The Center on Philanthropy at Indiana University is a comprehensive academic research centre that provides educational programs, research and training. It regularly offers research reports, degree programmes, symposia, training and other activities that are very useful to organisations around the world. The Chronicle of Philanthropy is a must read, both its bi-weekly print issues and daily electronic newsletters. The Council for the Advancement and Support of Education (CASE) is an important resource for advancement practitioners as is the Association of Fundraising Professionals (AFP). Both associations have international affiliates, conferences, publications and gatherings that enable me to connect with other advancement professionals, stay abreast of trends and best practices. Finally, the Association of Research on non-profit Organisations & Voluntary Action (ARNOVA) is a gathering of researchers and practitioners in the non-profit space from around the world. It provides conferences, publications and networking resources and opportunities that help me stay connected to colleagues who are researchers and practitioners. It has an international membership, so it helps to break down borders and barriers to enhance collaboration. The recent meeting in Toronto, Canada was a wonderful experience and I always learn when I participate.
4. What do you do in terms of continuous education?
I am currently completing my doctoral degree in Philanthropic Studies at the Center on Philanthropy at Indiana University. This programme has enabled me to broaden my understanding of philanthropy and the non-profit space in ways I could not have imagined prior to my admission. It has greatly enhanced my work and perspective on our field in both conceptual and practical ways. It has also enabled me to teach and write for the non-profit space which has provided new learning and perspectives on our field as well. I also enjoy participating in conferences produced by AFP and CASE, and read academic journals about philanthropy and fundraising. I think it’s important for practitioners to keep up with both research and practice in order to be effective in our field.
5. What motivates your work in this sector?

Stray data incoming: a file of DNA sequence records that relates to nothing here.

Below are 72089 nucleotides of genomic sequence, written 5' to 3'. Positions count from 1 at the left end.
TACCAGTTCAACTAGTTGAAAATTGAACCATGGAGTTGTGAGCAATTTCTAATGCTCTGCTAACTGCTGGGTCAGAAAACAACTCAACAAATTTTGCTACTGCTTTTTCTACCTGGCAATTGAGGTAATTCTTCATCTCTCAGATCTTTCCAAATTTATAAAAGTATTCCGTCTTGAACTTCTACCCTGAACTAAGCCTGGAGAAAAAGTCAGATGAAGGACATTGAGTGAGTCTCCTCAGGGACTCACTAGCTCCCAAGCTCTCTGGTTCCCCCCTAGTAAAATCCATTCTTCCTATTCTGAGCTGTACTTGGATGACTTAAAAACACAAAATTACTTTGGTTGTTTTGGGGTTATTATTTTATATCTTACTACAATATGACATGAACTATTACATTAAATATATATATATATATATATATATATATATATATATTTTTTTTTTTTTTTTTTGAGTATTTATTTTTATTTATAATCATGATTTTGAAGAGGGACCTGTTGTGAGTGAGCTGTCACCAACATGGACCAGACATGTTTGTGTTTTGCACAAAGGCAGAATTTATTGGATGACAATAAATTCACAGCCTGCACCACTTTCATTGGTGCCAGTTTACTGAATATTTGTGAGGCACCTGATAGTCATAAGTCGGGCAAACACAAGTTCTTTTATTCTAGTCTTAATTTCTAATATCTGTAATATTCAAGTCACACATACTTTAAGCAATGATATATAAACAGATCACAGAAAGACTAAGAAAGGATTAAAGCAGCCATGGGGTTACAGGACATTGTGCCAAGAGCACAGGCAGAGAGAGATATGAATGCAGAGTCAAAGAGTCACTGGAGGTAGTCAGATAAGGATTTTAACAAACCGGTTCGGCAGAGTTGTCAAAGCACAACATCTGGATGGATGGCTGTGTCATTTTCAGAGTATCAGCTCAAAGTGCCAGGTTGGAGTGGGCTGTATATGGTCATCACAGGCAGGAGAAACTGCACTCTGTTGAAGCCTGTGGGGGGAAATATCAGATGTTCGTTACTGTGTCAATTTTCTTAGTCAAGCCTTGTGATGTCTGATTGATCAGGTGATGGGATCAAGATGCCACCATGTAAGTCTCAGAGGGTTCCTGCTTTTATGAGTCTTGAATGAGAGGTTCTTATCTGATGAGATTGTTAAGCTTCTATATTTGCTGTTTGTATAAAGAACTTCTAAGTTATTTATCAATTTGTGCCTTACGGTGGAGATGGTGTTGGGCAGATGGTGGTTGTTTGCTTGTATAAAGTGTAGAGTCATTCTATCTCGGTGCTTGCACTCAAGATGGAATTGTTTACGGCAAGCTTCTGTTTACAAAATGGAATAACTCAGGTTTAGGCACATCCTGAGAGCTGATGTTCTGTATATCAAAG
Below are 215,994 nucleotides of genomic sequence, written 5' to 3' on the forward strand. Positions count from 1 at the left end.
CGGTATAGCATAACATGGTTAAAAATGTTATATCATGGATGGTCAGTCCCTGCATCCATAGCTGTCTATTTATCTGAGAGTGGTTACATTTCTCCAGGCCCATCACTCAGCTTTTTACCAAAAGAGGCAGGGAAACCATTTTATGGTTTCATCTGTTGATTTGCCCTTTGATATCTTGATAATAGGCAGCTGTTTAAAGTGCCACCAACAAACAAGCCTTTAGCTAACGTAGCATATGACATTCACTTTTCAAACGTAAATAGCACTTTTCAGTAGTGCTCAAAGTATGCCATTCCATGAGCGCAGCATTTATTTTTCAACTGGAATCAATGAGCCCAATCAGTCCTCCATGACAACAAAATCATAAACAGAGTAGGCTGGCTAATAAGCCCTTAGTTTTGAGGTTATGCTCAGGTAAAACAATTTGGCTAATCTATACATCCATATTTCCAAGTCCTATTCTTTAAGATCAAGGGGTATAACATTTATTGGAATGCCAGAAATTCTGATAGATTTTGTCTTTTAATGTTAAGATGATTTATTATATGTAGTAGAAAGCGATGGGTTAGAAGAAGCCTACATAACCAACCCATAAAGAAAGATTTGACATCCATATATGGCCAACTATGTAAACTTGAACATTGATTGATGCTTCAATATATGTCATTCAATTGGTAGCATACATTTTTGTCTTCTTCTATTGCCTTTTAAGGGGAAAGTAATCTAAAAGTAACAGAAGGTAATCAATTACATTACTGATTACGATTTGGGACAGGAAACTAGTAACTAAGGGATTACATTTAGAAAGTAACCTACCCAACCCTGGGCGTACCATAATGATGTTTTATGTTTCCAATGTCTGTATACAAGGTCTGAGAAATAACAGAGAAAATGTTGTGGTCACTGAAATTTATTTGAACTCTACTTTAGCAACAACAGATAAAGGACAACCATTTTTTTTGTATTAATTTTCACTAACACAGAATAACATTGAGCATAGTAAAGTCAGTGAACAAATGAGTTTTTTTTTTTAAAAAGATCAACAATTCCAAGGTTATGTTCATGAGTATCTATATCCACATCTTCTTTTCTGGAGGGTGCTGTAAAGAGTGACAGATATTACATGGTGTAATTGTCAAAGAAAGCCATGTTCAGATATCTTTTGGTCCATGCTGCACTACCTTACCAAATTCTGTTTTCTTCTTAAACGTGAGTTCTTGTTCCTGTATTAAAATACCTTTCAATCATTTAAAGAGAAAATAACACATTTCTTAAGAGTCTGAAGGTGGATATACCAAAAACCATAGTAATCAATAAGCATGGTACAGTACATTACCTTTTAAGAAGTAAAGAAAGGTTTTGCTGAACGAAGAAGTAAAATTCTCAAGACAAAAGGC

My interest and commitment to working in the non-profit sector is rooted in my early experiences growing up in the African American Baptist Church as the son, grandson, nephew and cousin of preachers. After professing my own faith at the age of 11, my father told me that I could no longer simply sit in the pews—I had to serve. So I joined the junior usher board among other activities. As a member of the church, I shared fellowship with “fellow-believers,” supported missions activities, and typically enjoyed meals together after service. I never thought of any of this activity as volunteerism or “associationalism.” It was simply “doing the Lord’s work,” as the old folks would say. Additionally, in the African American religious tradition, the pastor and his family are held in great esteem and frequently viewed as extensions of the church members’ own families. Members regularly remembered my birthday with cards and gifts—to this day I still receive a birthday card from one elderly member in particular who has been doing so since I was a very young child. In a way, it is her ministry—remembering people on their birthdays and reminding them of God’s love for them. Other members frequently came to my ball games or took me and my sister to community events of interest, like performances or just to the park. And they frequently shared thoughts and words of support and inspiration as their way of “being a blessing.” I now understand these activities as their way of living out their faith and showing “love for mankind”—which is the Greek definition of philanthropy. This was my first experience with informal and intangible philanthropic expressions. To this day, their words and love have been just as important—perhaps more—than any scholarship or other financial gift that I may have received. And these experiences influence my own research agenda and practice as someone who studies and works in philanthropy and the non-profit sector.